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New worlds, lost worlds : the rule of the Tudors, 1485-1603

by Brigden, Susan, 1951-

Format: Print Book 2001
Availability: Available at 4 Libraries 4 of 4 copies
Available (4)
Location Collection Call #
C.C. Mellor Memorial Library Non Fiction 942.05 Bri
Location  C.C. Mellor Memorial Library
 
Collection  Non Fiction
 
Call Number  942.05 Bri
 
 
CLP - Main Library Mezzanine - Non-fiction DA315.B83 2001
Location  CLP - Main Library
 
Collection  Mezzanine - Non-fiction
 
Call Number  DA315.B83 2001
 
 
Dormont Public Library Non-Fiction 942.05 B76
Location  Dormont Public Library
 
Collection  Non-Fiction
 
Call Number  942.05 B76
 
 
Shaler North Hills Library Non-Fiction 942.05 B
Location  Shaler North Hills Library
 
Collection  Non-Fiction
 
Call Number  942.05 B
 
 
Summary
No period in British history retains more resonance and mystery for contemporary readers than the sixteenth century. For history buffs, or almost any reader, the figures and events of Tudor Britain approach those of myth. Already published to critical acclaim in Great Britain, The Rule of the Tudors traces the course and currents of this formative era from the secretive Henry VII and his charming, capricious, ruthless Renaissance son, Henry VIII, to "Bloody Mary" Tudor and her nemesis, Elizabeth I, who trumpeted her adroit rule of a man's world with "the body of a weak and feeble woman but...the heart and stomach of a king." Above all, the Tudor epoch emerges as a battleground between the new world of Protestantism and the old one of unquestioned Catholicism-a great religious rent in the fabric of English society that underlies turbulence and carnage from Henry VIII's break with Rome to the threat of conquest by Spain. The Rule of the Tudors is an authoritative, impeccably written, and startlingly atmospheric history.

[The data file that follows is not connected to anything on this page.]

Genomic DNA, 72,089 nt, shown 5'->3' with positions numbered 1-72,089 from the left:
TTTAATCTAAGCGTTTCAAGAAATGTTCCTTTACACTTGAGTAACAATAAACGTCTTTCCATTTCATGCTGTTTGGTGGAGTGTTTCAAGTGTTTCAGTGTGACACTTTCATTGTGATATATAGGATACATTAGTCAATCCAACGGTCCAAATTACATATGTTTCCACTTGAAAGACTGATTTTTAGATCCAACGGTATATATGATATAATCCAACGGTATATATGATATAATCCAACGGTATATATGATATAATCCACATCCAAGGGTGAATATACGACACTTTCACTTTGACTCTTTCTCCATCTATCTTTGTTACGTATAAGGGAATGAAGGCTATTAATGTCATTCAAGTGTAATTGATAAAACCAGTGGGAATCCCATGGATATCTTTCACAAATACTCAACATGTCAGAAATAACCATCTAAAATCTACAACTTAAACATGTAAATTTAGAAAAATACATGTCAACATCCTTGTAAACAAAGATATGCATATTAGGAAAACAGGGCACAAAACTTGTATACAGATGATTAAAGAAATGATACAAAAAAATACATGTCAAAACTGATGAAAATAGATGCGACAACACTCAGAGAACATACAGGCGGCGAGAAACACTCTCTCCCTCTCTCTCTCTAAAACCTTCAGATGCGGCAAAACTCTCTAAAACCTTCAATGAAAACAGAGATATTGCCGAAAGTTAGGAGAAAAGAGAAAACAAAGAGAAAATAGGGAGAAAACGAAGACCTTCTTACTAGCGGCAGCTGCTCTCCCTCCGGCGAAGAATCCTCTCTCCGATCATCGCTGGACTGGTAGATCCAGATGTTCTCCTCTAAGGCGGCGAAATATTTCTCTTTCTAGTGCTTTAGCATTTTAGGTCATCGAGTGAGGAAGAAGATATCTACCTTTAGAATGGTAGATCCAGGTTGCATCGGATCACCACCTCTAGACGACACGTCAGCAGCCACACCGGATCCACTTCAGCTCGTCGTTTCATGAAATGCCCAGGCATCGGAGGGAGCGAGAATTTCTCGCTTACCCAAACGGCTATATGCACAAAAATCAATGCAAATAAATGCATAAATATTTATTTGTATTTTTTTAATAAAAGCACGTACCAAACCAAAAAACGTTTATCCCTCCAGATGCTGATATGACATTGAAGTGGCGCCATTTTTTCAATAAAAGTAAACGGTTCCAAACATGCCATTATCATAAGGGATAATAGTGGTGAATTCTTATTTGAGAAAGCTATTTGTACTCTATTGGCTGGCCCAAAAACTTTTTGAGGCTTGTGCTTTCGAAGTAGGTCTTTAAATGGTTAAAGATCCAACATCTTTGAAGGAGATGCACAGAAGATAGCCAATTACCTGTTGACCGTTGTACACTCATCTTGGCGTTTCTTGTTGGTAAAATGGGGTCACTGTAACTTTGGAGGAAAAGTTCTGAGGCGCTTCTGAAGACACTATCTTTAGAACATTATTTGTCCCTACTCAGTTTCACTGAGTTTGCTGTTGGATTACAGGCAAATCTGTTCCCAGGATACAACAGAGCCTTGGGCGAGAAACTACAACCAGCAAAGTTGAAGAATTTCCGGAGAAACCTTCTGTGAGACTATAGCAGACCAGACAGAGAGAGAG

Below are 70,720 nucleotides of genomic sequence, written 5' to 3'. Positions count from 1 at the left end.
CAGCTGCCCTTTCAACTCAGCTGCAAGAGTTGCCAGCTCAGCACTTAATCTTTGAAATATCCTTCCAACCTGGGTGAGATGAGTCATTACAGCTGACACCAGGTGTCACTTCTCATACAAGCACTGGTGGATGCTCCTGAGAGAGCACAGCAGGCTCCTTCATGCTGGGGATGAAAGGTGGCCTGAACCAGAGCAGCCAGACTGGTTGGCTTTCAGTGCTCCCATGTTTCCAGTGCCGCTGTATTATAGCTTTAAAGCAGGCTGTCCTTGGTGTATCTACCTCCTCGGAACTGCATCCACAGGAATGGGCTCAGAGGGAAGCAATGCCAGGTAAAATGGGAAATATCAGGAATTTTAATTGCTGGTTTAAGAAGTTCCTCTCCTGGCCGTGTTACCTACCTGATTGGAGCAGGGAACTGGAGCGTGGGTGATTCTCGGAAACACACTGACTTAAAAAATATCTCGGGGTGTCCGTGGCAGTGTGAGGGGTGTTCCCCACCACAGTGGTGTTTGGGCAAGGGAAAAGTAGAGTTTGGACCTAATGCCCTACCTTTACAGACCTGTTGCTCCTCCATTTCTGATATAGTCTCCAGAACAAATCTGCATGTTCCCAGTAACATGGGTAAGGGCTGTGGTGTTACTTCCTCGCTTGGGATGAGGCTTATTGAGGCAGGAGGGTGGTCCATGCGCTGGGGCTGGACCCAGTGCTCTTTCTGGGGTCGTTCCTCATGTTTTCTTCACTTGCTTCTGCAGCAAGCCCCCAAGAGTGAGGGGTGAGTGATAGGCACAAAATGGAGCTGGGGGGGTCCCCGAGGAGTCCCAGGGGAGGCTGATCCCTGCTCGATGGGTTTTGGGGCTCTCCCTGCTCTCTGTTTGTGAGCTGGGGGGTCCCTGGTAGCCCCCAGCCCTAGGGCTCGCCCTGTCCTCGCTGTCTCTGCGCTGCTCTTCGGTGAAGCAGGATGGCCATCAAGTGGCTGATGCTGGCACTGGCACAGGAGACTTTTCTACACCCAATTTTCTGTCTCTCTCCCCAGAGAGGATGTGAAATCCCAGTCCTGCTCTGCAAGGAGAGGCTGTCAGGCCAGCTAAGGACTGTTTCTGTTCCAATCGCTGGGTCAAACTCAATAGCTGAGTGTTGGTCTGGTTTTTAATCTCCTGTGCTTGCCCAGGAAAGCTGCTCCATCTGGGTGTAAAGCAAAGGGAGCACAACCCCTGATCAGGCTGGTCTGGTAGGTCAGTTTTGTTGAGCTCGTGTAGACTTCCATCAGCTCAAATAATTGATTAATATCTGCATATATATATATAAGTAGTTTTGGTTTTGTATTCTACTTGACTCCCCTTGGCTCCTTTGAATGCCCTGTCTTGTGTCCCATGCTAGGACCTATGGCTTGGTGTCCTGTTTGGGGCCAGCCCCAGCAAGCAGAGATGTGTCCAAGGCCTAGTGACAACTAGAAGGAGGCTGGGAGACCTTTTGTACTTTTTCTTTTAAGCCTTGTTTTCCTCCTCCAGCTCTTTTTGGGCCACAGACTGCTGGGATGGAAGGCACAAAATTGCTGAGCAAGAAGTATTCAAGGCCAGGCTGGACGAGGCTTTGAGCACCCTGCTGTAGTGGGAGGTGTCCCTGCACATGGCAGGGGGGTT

Published Reviews
Booklist Review: "Brigden examines one of the most fascinating royal families to ever rule England. From 1485 to 1603 the Tudors reigned over a country torn by religious strife at home and unified by brilliant voyages of exploration and discovery abroad. The author sets the analysis of each succeeding Tudor monarch against the backdrop of cataclysmic cultural, social, and economic events that would forever alter the fabric of English history. As England was brutally transformed into both a Protestant nation and a formidable global power, Henry VII, Henry VIII, Edward VI, Mary I, and Elizabeth I initiated and reacted to a series of domestic and international events that would define the entire Tudor era. An outstanding chronicle of a pivotal epoch in British history. Margaret Flanagan"
From Booklist, Copyright (c) American Library Association. Used with permission.
Publisher's Weekly Review: "In many respects, the 16th is surely the most appealing of English centuries an age of extraordinary vitality, when the intolerance that wrecked France was suppressed (almost everywhere but in Ireland) by pragmatic Elizabethan moderation. Brigden's new work is the fifth entry in the nine-volume Penguin History of Britain, a series that features a number of leading lights (Kishlansky, Colley, Cannadine, etc.), and it provides a spirited introduction to this fertile period. Political and religious themes predominate, as befits a student of the late Sir Geoffrey Elton, but the author avoids the brilliant turgidity of her former teacher. Operating within the series' standard conceptual framework (dynastic change shaping the structure, right up until the fall of Mrs. Thatcher), Brigden writes with mature and engaging sobriety. She is fully conscious of the oppressive potential of English government, "whose superiority was "evident only to the English," and gives substantial attention to the disasters that befell the Irish. Indeed, her claim to speak "more of kings, and queens, than cabbages" is a little self-deprecating. The plight of the poor, prone to disease and catastrophic famine, is rarely far from the surface; astonishingly, we learn that one-third of the population of Norwich died during a plague epidemic in 1579. Equal attention is paid to popular religion to the lost world of English Catholicism, witch crazes and mystery plays and to family life and friendship. This is a well-balanced if fairly traditional history and will make for an ideal textbook when it appears in paper. (June 25) (c) Copyright PWxyz, LLC. All rights reserved"
(c) Copyright PWxyz, LLC. All rights reserved
Additional Information
Series Penguin history of Britain ; 5.
Subjects Tudor, House of.
Great Britain -- History -- Tudors, 1485-1603.
Great Britain -- Politics and government -- 1485-1603.
Publisher New York :Viking,2001
Edition 1st American ed.
Language English
Description xiii, 433 pages : illustrations, maps ; 24 cm.
Bibliography Notes Includes bibliographical references (pages 368-399) and index.
ISBN 0670899852 (alk. paper)
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